How to Purchase a Good New or Used Bicycle

David Hunt

The Internet provides some useful tools for finding a great deal on a new or used bicycle. One is www.ebay.com, which allows you to bid for bicycles in your area or all over the world. Another tool is a review site that gives feedback from others who have extensively tested the bike in question. www.roadbikereview.com is my favorite.

mountainbikedarkUsing these sites in combination, you can:

  1. Bid for a bicycle,
  2. Find its desirable and disenchanting features, and
  3. Discover the market value of a similar used model for sale locally.

A five-year-old bicycle will perform at 90 to 95 percent of the capability of a brand-new model, yet it can often be purchased for less than half the price of a new bike. Buying a used bike may mean missing out on a few mechanical advances, such as increased number of gears or added suspension, but those advances will have a minimal (or even detrimental) effect on the riding that most of us will encounter.

Which Bike Is the Best for Me?

Do you know what size bike to choose? Manufacturers do not all use the same standard. If possible, sit on a similar model at a local bike shop before you bid. Also, choose a design matched to the riding conditions you will experience most of the time. For example, don't buy a full-suspension model to ride on paved trails, nor a road-racing cycle if you will never race. The model in your size designed for your riding style will feel much more comfortable and fun! Two bicycle designs have enjoyed remarkable popularity this year due to their versatility. Cyclocross/hybrid bikes will nearly match the speed of a true road bike, but they can be ridden on smoother off-road trails with only a change of tires. Hardtail (front-suspension-only) mountain bikes can be converted from off-road to paved trail use by changing the tires to a smooth road tread, though speed will be limited due to lower gearing. Either model is a great choice for the person with only one bicycle.

A used bike is a great optionYou might want to know that lower weight generally indicates increased durability and speed. A 27-pound mountain bike will probably be far more durable and much easier to pedal than a 30-pound bike. A 3-pound difference in a road bike will be even more significant. This rule of thumb tends to hold true until you compare bicycles in the multi-thousand-dollar price range. An unassembled bicycle shipped to you from a distance can be purchased for a lower price, but do you have the mechanical inclination to reassemble the shipped bicycle? Since you do not know the exact condition of the bike until it arrives, bid confidently up to a price that still provides some room in case you have to pay someone to help fix it. A reasonable shipping rate adds another $50 to the purchase price. For more advanced repairs, try the roll-up tool kit made by Park tools or Pedro's (costing around $100). If you need some in-depth repair help, look up www.parktool.com.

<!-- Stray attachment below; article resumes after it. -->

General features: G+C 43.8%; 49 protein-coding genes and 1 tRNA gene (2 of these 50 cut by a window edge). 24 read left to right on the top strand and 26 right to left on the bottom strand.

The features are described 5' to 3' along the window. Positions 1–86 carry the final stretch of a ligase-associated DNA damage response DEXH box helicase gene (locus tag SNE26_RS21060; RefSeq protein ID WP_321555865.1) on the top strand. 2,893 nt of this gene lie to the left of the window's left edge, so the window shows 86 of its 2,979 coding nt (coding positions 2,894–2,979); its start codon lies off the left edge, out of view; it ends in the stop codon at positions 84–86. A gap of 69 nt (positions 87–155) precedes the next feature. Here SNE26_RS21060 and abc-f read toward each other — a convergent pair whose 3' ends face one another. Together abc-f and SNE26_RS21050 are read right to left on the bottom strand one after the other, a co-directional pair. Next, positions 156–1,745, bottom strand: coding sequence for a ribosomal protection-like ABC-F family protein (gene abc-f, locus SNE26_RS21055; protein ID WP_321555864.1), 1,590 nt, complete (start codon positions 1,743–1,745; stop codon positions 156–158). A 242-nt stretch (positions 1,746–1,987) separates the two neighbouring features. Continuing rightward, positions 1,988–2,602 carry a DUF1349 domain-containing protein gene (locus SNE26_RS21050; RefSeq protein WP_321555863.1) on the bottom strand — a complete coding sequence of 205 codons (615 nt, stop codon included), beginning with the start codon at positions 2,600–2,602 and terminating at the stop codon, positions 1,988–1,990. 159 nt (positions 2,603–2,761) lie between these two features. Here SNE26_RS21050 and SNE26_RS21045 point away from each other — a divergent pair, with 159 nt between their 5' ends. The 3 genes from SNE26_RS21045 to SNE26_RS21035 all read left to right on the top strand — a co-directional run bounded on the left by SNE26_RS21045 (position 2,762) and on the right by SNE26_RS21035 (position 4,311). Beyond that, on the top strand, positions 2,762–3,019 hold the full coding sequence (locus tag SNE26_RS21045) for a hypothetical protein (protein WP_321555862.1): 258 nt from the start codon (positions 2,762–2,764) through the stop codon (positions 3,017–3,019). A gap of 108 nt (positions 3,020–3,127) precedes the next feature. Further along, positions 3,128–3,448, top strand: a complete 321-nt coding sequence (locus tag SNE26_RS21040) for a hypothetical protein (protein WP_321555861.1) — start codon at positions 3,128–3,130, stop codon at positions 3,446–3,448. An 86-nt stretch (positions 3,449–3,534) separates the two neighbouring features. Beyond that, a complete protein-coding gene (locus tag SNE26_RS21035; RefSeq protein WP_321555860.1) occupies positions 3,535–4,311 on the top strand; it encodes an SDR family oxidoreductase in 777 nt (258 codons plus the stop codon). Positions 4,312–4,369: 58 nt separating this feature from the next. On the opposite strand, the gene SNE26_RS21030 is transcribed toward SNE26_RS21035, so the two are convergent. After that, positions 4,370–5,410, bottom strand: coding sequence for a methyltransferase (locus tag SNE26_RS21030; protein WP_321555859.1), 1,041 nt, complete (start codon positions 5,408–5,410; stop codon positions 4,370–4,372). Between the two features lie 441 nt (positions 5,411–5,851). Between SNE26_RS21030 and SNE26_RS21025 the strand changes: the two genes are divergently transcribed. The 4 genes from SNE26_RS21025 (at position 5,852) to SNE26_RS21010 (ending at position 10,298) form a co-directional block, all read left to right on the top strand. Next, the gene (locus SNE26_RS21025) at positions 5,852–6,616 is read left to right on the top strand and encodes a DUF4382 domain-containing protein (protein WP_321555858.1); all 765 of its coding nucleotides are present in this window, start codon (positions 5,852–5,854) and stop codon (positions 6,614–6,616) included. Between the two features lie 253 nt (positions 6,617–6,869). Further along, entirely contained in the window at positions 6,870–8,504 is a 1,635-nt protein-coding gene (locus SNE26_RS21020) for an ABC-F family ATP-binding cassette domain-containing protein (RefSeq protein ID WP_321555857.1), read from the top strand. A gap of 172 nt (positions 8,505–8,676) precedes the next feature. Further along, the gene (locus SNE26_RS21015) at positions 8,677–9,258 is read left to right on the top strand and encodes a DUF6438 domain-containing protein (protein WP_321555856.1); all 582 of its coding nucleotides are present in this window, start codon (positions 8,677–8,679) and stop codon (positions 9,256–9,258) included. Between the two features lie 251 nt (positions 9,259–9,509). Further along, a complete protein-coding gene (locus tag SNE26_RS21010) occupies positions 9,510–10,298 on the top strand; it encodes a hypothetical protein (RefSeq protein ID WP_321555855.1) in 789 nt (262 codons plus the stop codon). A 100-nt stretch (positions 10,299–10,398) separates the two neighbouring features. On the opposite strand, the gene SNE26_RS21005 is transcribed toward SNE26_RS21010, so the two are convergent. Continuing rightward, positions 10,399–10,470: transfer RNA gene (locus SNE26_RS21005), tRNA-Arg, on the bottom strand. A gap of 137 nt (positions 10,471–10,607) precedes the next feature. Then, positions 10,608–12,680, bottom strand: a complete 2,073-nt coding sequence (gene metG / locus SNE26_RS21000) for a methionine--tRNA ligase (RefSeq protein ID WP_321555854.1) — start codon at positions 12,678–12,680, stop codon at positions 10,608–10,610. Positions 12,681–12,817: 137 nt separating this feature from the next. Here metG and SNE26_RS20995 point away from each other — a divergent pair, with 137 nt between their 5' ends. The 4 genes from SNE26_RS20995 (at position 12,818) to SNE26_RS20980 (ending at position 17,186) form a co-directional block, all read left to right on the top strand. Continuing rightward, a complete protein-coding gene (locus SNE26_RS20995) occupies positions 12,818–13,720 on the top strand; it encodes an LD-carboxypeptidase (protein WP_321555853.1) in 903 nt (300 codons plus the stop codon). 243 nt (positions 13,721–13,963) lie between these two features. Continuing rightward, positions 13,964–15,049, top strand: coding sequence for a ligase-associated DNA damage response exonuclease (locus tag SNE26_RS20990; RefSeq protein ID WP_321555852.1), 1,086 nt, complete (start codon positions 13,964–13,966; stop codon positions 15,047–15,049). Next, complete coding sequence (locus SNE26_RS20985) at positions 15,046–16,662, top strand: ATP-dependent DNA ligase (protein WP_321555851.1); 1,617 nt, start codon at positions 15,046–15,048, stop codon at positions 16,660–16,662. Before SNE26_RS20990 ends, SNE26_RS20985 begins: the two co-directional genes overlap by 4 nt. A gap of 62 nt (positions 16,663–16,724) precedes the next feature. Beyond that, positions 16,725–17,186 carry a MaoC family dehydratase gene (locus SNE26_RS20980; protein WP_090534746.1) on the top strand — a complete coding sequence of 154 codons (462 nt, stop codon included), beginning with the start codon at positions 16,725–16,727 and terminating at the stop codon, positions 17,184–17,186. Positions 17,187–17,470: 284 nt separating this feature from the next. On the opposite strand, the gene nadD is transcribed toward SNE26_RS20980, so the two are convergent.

A used bike is a great option, but if you want a new bike, your local bike shop is a good place to go. If you need help with repairs, the bike shop mechanic can provide a wealth of expertise. This is worth paying for. Many bike shops encourage you to increase your own bike repair skills by providing low-cost workshops. They know that there is no shortage of people ready to pay a mechanic to assemble, maintain, and repair their bicycles, because it is an acquired skill that takes years to refine. Keep on riding!

David was born and raised in the Dominican Republic and has worked for years in the Spanish translation and editing community. More recently he served the Hispanic community in the United States assisting local churches and pastors with financial decisions relating to church loans, pastor's retirement, personal investments, and tax issues. David and his wife Christina live in Missouri and enjoy riding their bicycles and studying languages together.